A year ago, I wrote of FTSE SmallCap structural steel company Severfield (LSE: SFR): “The steel business is highly cyclical and a plunge in earnings, dividends and the share price is normal every so often for this type of company.”
Since then, the coronavirus crisis has happened. I didn’t see it coming, of course, but my earlier comments were general in nature. And reading through today’s full-year report from the company, it’s clear the directors are cautious about the recession ahead.
Why I’m conflicted about this FTSE share
Recessions come and go for different reasons, and the pandemic has accelerated this one. What doesn’t change is how vulnerable out-and-out cyclical firms such as Severfield are to the effects of a general economic downturn.
In fairness, I feel a bit conflicted over this stock. The share price has been recovering well since bottoming in mid-March. And I know the best time to buy a cyclical share is when it has plunged after a long period of robust trading. Indeed, that’s exactly what Severfield has just enjoyed.
For example, today’s figures for the trading year to 31 March show an uplift of just over 19% in revenue year-on-year. And underlying earnings per share rose by almost 15%. And I’m also bullish about the infrastructure sector because I think governments everywhere will try to spend us out of economic trouble. Severfield could be well placed to benefit.
But the directors are expecting a “potentially challenging market ahead,” and they’ve cancelled the full-year dividend. I think that one action speaks volumes about their view of the outlook. So, today’s buoyancy in the share price could be misplaced. And the almost 25% bounce-back the shares have made from the March lows could prove to be overly optimistic. On balance, I’m avoiding the stock.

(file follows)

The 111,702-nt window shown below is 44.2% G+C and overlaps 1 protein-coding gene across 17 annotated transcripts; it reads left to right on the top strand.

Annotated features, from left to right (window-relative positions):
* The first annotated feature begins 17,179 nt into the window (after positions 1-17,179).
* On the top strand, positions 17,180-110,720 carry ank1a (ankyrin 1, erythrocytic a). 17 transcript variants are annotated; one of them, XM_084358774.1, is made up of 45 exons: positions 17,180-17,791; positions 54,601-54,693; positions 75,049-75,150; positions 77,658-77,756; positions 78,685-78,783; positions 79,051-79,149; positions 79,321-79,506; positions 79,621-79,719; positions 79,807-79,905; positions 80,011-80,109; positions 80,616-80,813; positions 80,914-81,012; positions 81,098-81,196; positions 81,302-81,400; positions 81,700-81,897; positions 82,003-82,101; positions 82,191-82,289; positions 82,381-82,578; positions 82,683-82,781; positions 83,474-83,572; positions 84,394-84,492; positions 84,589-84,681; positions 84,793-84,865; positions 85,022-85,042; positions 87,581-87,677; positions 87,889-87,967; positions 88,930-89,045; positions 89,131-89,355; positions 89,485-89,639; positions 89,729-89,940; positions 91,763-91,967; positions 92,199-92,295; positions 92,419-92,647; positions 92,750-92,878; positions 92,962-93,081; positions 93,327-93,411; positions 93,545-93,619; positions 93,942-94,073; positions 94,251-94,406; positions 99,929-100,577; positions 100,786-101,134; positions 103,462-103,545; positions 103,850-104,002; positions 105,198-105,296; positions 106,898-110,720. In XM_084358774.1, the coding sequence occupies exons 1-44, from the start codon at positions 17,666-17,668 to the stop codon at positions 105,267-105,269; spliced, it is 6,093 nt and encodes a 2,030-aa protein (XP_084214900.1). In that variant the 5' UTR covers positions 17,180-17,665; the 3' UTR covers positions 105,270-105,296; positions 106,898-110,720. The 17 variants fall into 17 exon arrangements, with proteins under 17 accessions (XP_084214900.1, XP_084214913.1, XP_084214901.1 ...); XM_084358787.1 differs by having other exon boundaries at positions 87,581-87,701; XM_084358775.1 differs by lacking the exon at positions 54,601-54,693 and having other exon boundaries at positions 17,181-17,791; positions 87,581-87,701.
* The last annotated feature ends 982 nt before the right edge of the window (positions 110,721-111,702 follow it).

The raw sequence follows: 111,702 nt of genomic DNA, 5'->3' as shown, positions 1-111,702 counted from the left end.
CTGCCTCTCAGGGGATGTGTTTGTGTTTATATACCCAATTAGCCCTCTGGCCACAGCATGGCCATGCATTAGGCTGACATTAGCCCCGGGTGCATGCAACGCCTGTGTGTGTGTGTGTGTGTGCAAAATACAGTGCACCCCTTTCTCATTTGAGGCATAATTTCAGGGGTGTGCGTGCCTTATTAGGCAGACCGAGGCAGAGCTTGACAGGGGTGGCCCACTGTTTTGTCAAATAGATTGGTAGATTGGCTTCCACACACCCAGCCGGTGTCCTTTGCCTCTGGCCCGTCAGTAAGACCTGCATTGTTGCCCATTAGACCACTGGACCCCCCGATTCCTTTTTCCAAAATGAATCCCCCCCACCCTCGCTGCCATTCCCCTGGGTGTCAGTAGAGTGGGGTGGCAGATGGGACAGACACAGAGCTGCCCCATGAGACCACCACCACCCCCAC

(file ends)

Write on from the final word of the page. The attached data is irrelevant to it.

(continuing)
But here’s my clear winner
Instead, I’d turn to a company operating in a defensive sector. In May, FTSE 250 soft drinks supplier Britvic (LSE: BVIC) issued a decent set of half-year results for the period to 31 March. Revenue and earnings were both up a little compared to the previous year.
However, the directors decided to defer the decision about paying an interim dividend until later in the year because of the crisis. Nevertheless, the company has a long and impressive record when it comes to progressing the shareholder dividend. And once there is more visibility about how Covid-19 is affecting the business, the directors will revisit the issue of a dividend.
Meanwhile, the share price has been recovering well from its March lows. And I can see good reasons for that. Unlike Severfield, Britvic’s business tends to remain stable during periods of economic weakness.
Indeed, people enjoy their branded soft drinks and tend to keep buying them even as orders for Severfield’s structural steel products may dry up in a downturn. And Britvic’s brands such as Robinsons, Drench, Fruit Shoot, R Whites and Purdey’s will likely keep moving through supermarket shelves and other outlets during this recession.
That’s why I’d rather take my investment chances with Britvic than with Severfield right now.
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Kevin Godbold has no position in any share mentioned. The Motley Fool UK owns shares of and has recommended Britvic. Views expressed on the companies mentioned in this article are those of the writer and therefore may differ from the official recommendations we make in our subscription services such as Share Advisor, Hidden Winners and Pro. Here at The Motley Fool we believe that considering a diverse range of insights makes us better investors.